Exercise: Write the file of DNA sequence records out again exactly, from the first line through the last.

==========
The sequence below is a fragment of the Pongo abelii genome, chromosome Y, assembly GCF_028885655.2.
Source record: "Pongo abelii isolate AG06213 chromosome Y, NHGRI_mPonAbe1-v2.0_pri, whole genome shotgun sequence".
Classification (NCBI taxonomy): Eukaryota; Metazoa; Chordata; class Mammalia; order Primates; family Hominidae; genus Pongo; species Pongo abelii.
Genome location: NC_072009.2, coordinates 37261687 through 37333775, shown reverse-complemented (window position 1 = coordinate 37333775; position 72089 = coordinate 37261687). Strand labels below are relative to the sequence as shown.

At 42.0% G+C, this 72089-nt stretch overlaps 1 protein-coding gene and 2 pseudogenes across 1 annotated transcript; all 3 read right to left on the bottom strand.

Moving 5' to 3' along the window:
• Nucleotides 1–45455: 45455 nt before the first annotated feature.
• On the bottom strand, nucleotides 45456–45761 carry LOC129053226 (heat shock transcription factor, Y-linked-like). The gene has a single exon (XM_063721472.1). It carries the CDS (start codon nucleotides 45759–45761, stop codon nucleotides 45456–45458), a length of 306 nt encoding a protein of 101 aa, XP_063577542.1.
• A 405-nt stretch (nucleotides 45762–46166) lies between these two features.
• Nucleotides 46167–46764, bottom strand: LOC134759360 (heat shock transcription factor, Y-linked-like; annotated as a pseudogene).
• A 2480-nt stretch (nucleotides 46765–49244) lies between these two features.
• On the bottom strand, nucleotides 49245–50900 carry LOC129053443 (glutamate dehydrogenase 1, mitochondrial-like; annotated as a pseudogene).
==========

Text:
The sequence below is a fragment of the Pongo abelii genome, chromosome Y, assembly GCF_028885655.2.
Source record: "Pongo abelii isolate AG06213 chromosome Y, NHGRI_mPonAbe1-v2.0_pri, whole genome shotgun sequence".
Classification (NCBI taxonomy): Eukaryota; Metazoa; Chordata; class Mammalia; order Primates; family Hominidae; genus Pongo; species Pongo abelii.
Genome location: NC_072009.2, coordinates 37261687 through 37333775, shown reverse-complemented (window position 1 = coordinate 37333775; position 72089 = coordinate 37261687). Strand labels below are relative to the sequence as shown.

At 42.0% G+C, this 72089-nt stretch overlaps 1 protein-coding gene and 2 pseudogenes across 1 annotated transcript; all 3 read right to left on the bottom strand.

Moving 5' to 3' along the window:
• Nucleotides 1–45455: 45455 nt before the first annotated feature.
• On the bottom strand, nucleotides 45456–45761 carry LOC129053226 (heat shock transcription factor, Y-linked-like). The gene has a single exon (XM_063721472.1). It carries the CDS (start codon nucleotides 45759–45761, stop codon nucleotides 45456–45458), a length of 306 nt encoding a protein of 101 aa, XP_063577542.1.
• A 405-nt stretch (nucleotides 45762–46166) lies between these two features.
• Nucleotides 46167–46764, bottom strand: LOC134759360 (heat shock transcription factor, Y-linked-like; annotated as a pseudogene).
• A 2480-nt stretch (nucleotides 46765–49244) lies between these two features.
• On the bottom strand, nucleotides 49245–50900 carry LOC129053443 (glutamate dehydrogenase 1, mitochondrial-like; annotated as a pseudogene).